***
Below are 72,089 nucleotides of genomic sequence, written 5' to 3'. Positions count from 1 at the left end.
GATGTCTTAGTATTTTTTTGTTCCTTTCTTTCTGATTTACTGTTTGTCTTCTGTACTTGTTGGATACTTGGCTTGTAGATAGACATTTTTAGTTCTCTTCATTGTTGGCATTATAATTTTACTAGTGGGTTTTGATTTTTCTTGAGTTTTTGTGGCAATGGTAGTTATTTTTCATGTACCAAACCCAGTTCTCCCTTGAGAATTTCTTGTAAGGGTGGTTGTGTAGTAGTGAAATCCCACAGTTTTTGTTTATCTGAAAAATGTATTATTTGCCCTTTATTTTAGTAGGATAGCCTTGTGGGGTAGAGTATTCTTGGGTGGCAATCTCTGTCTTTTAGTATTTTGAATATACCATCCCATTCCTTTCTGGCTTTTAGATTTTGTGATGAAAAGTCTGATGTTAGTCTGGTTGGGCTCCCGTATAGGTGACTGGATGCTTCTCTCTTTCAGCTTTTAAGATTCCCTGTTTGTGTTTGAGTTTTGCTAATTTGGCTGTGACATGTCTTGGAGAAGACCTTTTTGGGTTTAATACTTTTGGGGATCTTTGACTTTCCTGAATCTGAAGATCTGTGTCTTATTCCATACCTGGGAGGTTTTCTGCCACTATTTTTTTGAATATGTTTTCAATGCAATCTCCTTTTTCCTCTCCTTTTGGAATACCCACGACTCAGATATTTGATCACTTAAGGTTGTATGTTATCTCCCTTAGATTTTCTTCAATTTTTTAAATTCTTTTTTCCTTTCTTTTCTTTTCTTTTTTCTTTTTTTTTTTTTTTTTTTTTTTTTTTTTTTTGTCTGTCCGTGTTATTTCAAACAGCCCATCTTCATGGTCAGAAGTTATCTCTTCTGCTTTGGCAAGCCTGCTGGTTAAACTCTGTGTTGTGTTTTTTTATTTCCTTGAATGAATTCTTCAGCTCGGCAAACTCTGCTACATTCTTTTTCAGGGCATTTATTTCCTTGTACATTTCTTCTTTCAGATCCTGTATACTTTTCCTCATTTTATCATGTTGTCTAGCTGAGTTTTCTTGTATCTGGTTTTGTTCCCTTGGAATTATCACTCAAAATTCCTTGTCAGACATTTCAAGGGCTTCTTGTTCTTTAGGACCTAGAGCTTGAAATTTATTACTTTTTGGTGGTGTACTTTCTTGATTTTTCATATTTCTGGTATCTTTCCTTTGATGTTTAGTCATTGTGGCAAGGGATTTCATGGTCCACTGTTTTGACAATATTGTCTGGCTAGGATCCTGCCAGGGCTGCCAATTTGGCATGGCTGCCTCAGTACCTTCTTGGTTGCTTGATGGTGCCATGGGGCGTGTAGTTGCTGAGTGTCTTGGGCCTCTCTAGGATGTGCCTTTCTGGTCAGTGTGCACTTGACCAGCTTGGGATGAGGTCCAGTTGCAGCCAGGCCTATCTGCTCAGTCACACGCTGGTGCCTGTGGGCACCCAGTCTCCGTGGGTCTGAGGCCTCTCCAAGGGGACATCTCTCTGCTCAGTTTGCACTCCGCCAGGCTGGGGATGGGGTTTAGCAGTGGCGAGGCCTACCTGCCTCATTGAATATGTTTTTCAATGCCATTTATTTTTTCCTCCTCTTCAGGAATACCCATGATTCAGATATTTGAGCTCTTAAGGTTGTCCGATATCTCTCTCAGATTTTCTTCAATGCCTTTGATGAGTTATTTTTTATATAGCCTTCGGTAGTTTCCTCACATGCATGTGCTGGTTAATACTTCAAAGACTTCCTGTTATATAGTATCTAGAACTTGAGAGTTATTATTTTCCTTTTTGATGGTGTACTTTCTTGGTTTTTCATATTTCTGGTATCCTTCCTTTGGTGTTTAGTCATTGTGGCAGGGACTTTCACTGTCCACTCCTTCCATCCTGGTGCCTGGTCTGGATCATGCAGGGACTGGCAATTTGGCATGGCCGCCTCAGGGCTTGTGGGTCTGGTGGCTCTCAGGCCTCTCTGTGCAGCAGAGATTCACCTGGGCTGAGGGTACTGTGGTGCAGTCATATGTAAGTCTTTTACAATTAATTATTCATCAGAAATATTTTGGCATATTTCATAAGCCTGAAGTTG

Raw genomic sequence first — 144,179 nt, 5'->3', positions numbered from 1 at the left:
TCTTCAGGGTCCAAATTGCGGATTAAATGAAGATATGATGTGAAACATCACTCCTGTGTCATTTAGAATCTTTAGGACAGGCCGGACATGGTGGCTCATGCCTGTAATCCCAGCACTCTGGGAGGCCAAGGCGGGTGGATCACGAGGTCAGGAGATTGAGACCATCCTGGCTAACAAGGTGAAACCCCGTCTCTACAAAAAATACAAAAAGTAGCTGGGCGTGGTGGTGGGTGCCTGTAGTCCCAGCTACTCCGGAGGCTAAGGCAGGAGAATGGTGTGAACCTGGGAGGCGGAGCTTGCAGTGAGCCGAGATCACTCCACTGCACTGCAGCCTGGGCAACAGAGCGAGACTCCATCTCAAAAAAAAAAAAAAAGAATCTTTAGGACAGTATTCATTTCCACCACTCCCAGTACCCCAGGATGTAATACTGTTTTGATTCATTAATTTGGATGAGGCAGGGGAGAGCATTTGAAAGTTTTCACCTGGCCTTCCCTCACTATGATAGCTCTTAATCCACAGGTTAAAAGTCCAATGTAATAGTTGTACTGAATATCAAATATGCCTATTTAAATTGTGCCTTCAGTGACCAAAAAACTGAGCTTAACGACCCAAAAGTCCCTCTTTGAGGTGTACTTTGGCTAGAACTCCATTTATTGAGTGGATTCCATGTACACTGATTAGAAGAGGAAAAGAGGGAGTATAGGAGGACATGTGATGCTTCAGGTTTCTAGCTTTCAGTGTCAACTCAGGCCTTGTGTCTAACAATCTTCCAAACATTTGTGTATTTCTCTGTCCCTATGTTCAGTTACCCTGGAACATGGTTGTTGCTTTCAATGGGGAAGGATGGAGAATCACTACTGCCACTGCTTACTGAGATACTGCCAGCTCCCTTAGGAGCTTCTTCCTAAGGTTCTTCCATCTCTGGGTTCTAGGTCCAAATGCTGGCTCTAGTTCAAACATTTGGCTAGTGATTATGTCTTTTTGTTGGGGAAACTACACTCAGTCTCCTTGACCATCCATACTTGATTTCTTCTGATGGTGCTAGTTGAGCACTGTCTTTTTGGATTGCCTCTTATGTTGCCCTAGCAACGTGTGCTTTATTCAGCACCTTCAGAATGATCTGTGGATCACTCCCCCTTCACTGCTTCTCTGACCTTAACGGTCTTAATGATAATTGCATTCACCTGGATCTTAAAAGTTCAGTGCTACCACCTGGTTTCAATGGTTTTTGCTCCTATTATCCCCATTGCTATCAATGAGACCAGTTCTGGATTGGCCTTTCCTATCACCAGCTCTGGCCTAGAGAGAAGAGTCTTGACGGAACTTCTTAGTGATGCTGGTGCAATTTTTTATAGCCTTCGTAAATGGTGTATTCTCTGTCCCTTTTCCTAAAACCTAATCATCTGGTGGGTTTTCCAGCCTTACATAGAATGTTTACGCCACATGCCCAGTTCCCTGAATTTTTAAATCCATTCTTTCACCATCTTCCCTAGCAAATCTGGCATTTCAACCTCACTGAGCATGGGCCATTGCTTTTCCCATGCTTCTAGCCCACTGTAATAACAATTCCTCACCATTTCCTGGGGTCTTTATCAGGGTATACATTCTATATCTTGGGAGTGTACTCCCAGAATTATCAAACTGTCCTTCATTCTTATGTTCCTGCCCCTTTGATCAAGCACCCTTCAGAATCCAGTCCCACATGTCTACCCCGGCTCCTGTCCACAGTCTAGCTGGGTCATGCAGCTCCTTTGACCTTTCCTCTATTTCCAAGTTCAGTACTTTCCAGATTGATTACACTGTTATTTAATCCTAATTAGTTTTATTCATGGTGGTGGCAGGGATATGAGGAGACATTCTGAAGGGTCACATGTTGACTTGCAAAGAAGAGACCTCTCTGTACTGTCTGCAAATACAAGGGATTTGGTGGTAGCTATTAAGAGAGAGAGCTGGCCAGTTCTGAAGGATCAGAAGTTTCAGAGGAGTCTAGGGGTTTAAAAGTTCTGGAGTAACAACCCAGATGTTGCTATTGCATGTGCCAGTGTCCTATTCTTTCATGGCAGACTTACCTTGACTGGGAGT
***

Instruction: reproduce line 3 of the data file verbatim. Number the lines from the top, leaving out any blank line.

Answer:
Raw genomic sequence first — 144,179 nt, 5'->3', positions numbered from 1 at the left: